The western-themed architecture and unspoiled surroundings can make you feel like you’ve stepped back in time, especially if you’re a fan of the city.
You’ll have to venture through unpopulated and rugged terrain to get here if you’re coming by car, but it’s well worth it.
The Salmon is an ideal base for lovers of the outdoors, and white water rafting and is next to the Frank Church River of the No Return Wilderness Area.
If you’re visiting during the winter, spend days on the slopes, hiding in log cabins and eating comfort food at the many restaurants in town.
6. Sand Tip
Sandpoint is no stranger to the top ten lists of the best places in Idaho.
This impressive little town sits on the shores of Lake Pend Oreille and is surrounded by the Selkirk and Cabinet Mountains.
Sandpoint is worth visiting at any time of the year.
When it’s warm, visitors can row, fish, swim, and boat on Pend Oreille Lake.
Once the snow comes, ski, sled, and snowboard at Schweitzer Mountain.
The city is known for attracting all kinds of creatives such as writers, painters, sculptors and performers who use the region as a muse for their work.
As a result, Sandpoint has a thriving cultural and arts scene that has events throughout the year for visitors to enjoy.
Before the hit movie “Napoleon Dynamite,” Preston was an unknown dot on a map of most of the United States and the rest of the world.
But when Preston resident Jared Hess showed Preston as a quirky, adorable and fun little town, fans came running.
The city took advantage of being the main place to sell “Vote for Pedro” T-shirts, tater tots and chapstick.
Today, Napoleon’s legacy has faded slightly, but Preston has managed to maintain its feel-good atmosphere.
Even if you’re not a fan of the quirky movie, you should stop to enjoy the nearby nature parks like the Glendale Reservoir and other lakes.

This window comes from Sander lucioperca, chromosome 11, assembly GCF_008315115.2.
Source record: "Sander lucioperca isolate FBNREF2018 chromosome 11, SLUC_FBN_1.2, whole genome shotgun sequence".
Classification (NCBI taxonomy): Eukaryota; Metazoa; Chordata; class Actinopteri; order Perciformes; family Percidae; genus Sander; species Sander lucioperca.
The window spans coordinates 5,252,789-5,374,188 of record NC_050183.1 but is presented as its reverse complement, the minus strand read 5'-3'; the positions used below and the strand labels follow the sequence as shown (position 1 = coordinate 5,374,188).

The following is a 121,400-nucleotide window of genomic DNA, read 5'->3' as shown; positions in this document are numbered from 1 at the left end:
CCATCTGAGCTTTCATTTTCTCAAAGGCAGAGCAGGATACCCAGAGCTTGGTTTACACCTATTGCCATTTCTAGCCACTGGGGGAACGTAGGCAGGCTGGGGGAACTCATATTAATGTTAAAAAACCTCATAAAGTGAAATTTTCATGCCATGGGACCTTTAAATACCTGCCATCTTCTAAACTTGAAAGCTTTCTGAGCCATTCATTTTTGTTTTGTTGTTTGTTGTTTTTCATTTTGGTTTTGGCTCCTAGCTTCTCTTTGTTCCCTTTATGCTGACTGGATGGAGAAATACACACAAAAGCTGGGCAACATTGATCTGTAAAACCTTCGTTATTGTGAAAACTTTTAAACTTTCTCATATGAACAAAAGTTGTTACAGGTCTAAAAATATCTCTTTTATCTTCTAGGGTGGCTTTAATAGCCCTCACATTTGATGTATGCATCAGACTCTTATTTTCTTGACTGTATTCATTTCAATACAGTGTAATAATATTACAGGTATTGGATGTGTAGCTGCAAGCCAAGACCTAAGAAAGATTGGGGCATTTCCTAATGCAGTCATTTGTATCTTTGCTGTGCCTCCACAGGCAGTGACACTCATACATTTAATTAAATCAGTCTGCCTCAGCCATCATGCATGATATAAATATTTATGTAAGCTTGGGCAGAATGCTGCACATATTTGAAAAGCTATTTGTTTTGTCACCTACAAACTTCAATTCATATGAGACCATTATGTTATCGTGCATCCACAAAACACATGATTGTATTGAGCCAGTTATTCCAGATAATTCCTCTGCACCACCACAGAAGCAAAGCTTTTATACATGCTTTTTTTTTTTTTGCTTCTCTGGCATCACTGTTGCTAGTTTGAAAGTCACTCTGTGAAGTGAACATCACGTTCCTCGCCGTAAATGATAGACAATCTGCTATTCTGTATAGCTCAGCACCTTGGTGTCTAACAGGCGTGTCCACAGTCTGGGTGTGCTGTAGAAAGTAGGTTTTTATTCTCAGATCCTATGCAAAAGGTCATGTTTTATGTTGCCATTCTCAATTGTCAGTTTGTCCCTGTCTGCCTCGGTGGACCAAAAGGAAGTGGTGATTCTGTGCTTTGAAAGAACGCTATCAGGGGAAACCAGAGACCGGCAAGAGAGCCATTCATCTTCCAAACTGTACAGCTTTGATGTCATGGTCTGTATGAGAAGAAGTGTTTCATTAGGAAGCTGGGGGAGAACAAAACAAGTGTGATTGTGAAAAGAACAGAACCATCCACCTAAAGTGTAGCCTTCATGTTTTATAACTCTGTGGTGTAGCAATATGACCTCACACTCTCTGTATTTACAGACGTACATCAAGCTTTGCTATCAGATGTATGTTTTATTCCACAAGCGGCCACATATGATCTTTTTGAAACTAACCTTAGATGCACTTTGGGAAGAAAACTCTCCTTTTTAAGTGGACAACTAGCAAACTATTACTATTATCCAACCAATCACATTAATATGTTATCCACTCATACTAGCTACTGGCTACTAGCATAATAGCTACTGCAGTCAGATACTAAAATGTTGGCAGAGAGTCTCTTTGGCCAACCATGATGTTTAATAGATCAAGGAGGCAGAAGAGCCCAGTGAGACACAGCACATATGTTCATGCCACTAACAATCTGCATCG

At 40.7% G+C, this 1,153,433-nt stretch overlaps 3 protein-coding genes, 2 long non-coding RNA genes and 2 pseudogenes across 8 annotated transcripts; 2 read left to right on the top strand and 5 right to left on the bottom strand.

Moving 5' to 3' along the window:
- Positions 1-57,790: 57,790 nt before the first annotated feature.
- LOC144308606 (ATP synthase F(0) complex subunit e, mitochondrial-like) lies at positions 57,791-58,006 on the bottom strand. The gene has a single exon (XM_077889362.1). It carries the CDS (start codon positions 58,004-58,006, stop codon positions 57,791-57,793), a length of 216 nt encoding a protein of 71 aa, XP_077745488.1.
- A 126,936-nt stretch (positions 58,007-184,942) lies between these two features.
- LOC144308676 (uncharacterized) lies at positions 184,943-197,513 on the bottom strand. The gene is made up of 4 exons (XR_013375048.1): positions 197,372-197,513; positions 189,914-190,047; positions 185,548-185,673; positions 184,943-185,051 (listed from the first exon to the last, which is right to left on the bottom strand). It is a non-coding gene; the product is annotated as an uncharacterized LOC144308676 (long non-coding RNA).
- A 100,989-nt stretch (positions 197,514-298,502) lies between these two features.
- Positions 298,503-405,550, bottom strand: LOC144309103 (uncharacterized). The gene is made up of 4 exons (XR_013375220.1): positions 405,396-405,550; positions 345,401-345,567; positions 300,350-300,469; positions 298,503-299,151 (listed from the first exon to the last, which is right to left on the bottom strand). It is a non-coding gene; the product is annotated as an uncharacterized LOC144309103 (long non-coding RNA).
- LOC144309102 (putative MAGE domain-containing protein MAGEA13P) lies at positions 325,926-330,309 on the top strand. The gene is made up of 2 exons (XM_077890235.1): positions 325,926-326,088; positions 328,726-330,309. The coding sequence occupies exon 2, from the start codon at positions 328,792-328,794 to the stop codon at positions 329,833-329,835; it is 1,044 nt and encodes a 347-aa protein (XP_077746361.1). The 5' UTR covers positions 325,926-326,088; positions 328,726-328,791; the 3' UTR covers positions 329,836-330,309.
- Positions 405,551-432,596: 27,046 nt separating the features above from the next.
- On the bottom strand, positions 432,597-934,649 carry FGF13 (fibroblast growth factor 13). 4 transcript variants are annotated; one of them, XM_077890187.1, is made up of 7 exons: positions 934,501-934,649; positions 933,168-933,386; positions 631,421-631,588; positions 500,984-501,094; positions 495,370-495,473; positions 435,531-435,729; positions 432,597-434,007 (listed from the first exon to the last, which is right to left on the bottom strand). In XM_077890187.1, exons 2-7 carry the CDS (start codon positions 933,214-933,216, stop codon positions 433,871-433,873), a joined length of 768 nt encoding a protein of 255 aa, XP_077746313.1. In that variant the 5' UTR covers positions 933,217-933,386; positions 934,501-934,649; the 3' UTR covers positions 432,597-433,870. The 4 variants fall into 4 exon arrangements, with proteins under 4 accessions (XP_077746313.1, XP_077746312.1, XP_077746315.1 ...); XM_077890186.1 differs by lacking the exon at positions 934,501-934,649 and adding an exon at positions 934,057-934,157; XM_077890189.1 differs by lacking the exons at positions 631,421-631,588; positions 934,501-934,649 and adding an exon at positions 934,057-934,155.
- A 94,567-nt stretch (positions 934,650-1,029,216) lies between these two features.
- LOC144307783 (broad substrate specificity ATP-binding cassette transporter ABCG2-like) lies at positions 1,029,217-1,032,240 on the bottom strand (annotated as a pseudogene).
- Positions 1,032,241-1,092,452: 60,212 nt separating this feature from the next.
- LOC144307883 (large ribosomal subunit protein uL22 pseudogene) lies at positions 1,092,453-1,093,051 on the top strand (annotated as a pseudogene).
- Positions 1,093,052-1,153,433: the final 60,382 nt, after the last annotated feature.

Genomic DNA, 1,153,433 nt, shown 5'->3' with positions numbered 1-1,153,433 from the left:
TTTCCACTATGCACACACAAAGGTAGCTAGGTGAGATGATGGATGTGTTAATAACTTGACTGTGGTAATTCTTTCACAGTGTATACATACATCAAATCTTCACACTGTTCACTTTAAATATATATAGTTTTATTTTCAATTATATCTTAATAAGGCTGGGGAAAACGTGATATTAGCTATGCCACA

Hailey began as a pioneer colony, where the settlers had to create a community that could survive the snowy winters.
Located at the northern end of the Rocky Mountain Range, Hailey is a hotspot for outdoor recreation, water sports and snow skiing.
Autumn is one of the most beautiful months when the red leaves of the fire brigade fall and line the streets.
Hailey residents love to celebrate, so there’s a good chance you’ll visit during one of the many festivals.
Some of the city’s favorites include the Trailing of the Sheep Festival, Northern Rockies Music Festival, Crosstober Bike Race and Beerfest, Sun Valley Film Festival, and the Independence Day Rodeo.
All of this, plus local performances and smaller events take place throughout the year.
The city frequently attracts artists of all stripes who leave a cultural mark on Hailey every time they visit.
Although Hope has fewer than a hundred residents, it has more character than many cities ten times its size.
Ask the locals to point you in the direction of “Beyond Hope” and you’ll be taken to a nature preserve filled with white-tailed deer and flocks of geese.
It is not uncommon to see a bald eagle in the region as well.
Camp at Sam Owen Campground to fully immerse yourself in beautiful nature.
Completely serene, Hope is the place to go to truly get away from the stress that exists in your everyday life.
You can spend the day relaxing on Pend Oreille Lake, taking a water taxi tour, swimming, and hiking.
And when you want to get back to some buzz, Hope is just a few minutes from Sandpoint, another top-notch small town that’s more tourist-oriented.
10. Island Park
If you go to Yellowstone National Park, you can’t help but stop and enjoy the time in Island Park.